The land internal to the property needs enough room for transport vehicles to easily make deliveries and then turn around to exit the property.
The more effectively this can be achieved, the less downtime is incurred by the business occupant in delivering essential raw materials and shipping products from the property.
Consider the entire balance of the industrial property’s storage, loading, and car parking capabilities.
11. Synergy with Nearby Properties
It is essential that the industrial property use is compatible with the surrounding precinct. This includes both the neighbouring businesses and the greater community.
Any mismatch of property occupants to the precinct will frustrate operations and, therefore, rental or property prices achieved from the occupation.
12. Car Parking Staff and Customers
Ample onsite car parking is essential to industrial property design and function. The business’s staff and customers should be able to park on the property rather than on the street.
An industrial property with significant and secure onsite parking will be much more desirable from a leasing and selling perspective.
Many industrial tenants require some form of corporate signage to identify their property and activities to customers.
It is a matter of checking the signage rules and regulations for property in the relative industrial area. Your local council or building authority is the best place to start.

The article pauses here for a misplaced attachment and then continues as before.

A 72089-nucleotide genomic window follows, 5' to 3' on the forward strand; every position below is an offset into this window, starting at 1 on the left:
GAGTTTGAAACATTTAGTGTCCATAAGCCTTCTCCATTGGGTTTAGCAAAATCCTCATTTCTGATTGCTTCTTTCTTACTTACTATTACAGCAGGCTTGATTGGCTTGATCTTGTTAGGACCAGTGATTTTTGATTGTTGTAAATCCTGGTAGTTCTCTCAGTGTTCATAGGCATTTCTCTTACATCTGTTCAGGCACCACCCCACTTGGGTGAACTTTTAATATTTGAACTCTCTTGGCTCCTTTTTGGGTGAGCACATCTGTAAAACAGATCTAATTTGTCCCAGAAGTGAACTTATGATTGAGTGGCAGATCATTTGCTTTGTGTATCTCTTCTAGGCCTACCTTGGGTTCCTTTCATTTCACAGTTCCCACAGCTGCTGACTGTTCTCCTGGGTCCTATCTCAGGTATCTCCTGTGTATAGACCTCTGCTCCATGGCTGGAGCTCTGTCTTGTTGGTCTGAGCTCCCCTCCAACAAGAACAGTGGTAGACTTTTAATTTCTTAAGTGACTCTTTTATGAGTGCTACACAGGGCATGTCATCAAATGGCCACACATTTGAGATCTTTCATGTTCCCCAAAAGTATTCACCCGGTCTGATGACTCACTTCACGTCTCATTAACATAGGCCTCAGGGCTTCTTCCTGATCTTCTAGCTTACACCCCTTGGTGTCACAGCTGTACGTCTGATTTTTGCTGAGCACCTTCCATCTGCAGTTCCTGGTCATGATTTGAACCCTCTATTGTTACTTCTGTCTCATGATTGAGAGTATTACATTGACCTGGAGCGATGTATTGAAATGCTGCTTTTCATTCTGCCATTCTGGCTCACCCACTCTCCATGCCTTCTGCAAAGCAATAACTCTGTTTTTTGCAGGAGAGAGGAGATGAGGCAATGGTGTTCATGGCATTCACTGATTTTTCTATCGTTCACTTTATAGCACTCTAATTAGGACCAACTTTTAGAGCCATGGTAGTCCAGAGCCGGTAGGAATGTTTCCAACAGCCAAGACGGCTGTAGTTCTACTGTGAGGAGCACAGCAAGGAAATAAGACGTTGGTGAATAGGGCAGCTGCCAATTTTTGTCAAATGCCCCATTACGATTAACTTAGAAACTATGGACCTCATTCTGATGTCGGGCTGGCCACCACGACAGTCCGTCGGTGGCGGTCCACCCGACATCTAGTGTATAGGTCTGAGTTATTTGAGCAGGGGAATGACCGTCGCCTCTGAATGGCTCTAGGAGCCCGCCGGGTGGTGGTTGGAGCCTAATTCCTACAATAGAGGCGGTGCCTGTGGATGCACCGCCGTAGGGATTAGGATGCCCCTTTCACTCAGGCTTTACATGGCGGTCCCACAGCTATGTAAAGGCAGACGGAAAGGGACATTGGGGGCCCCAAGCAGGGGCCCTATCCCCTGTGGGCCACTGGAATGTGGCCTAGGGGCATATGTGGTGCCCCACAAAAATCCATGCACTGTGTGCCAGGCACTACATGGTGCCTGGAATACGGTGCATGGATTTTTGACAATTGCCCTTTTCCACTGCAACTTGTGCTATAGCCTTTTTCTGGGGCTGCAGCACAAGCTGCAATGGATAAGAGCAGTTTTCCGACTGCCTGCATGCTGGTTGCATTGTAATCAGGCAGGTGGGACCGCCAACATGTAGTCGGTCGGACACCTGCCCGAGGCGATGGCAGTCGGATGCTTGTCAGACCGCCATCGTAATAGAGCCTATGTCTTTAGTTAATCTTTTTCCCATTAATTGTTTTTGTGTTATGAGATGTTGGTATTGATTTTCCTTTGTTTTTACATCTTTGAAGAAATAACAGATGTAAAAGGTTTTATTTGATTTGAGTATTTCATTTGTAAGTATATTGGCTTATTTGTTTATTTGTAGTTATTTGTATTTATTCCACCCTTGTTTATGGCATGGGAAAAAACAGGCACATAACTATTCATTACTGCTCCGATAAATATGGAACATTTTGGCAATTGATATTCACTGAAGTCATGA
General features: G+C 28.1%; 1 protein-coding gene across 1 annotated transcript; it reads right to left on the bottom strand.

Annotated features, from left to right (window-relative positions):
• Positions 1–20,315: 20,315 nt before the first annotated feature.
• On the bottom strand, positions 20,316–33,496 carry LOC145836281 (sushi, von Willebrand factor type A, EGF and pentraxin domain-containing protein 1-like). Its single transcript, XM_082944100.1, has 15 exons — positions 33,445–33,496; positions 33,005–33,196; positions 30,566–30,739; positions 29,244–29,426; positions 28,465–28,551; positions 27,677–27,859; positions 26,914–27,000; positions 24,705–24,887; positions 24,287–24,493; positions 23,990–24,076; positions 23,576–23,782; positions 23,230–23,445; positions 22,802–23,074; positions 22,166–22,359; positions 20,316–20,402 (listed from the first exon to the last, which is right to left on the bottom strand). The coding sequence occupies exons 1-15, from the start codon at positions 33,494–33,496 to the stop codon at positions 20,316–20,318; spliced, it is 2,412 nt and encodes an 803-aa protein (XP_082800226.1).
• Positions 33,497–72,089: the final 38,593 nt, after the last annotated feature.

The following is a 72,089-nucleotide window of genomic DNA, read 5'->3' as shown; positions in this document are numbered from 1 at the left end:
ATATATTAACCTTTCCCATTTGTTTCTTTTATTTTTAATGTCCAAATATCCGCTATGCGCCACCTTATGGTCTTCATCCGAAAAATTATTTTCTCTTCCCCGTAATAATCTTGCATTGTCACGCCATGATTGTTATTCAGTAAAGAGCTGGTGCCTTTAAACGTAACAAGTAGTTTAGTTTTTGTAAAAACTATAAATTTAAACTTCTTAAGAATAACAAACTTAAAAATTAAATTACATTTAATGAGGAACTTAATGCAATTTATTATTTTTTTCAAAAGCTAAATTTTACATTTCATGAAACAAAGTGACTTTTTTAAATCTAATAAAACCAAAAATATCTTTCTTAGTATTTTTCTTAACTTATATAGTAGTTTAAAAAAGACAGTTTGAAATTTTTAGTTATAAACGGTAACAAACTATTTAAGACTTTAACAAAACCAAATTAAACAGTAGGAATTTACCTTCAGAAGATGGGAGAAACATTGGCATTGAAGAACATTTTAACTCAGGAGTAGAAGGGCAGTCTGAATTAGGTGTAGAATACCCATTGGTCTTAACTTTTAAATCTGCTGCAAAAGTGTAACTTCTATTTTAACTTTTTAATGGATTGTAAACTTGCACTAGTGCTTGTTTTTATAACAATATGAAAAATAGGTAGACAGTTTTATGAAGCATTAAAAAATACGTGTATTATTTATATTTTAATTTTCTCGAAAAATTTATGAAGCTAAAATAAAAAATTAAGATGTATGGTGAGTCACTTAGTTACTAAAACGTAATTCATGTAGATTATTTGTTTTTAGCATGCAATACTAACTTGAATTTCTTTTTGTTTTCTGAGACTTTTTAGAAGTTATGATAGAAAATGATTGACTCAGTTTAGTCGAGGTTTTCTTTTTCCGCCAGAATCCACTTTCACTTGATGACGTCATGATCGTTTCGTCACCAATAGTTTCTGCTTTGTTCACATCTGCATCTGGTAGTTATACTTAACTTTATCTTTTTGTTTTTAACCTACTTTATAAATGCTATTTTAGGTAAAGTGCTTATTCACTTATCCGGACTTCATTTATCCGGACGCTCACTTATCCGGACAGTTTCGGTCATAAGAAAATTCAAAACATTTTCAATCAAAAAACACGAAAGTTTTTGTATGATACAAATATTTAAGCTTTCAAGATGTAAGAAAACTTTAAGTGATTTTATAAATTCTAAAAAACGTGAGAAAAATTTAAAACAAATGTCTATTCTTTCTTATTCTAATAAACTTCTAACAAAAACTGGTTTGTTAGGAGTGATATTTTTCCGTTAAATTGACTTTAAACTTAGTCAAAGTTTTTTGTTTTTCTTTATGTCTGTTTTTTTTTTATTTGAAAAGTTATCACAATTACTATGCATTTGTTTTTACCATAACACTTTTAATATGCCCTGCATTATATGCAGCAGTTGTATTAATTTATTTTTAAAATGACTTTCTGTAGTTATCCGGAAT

14. Communications Systems
Whilst communications can be regarded as a standard utility for many tenants and businesses, it is also a singularly important element of business function.
Some industrial parks and precincts have access to world-class communications facilities such as digital data, comprehensive mobile phone facilities, and fast internet links.
Further aspects of communication can include radio and or communication towers for links to remote sites, communication hubs, or data exchanges.
15. Transport Corridors
Transport facilities: every town and city will have major transport facilities such as ports, railheads, and airports.
The proximity of the industrial area to these locations is vital for industrial business functionality, deliveries, and exports.
What is the best transport method for goods to the transport facilities, and how easy is it to achieve 24/7?
16. Environmental Impact
While some comments have been made earlier regarding risk on the property, the environmental impact also stands alone as a critical issue in the location and usage of the industrial property.
Some tenants will generate elements of pollution, noise, and visual impact. Consider these facts with every potential new tenancy and set the appropriate restrictions in any lease occupancy document.
17. Property Improvements
Improvements: the industrial property will feature industrial type improvements such as warehouses, sheds, offices, car parks, hardstand areas, and open space.
These must be assessed for age, deterioration, practicality, serviceability, and future usage.
Given that transport is a critical part of industrial property usage, the dimensions and dynamics of all the improvements should also be assessed in balance with the activities of modern transport trucks and vehicles.
18. Buffer Zones
Industrial precincts and properties are increasingly buffered from impacting the greater surrounding community.
These buffers are typically incorporating vegetation and road design elements. They are regarded as a positive aspect of industrial property and precinct function.
Key Issues for Industrial
So, these are some of the key issues relating to the characteristics of industrial property.
You can incorporate them into your listing and property assessment process.
You can also add to the list relative other elements of your local precinct that impact your industrial property sales and leasing activities.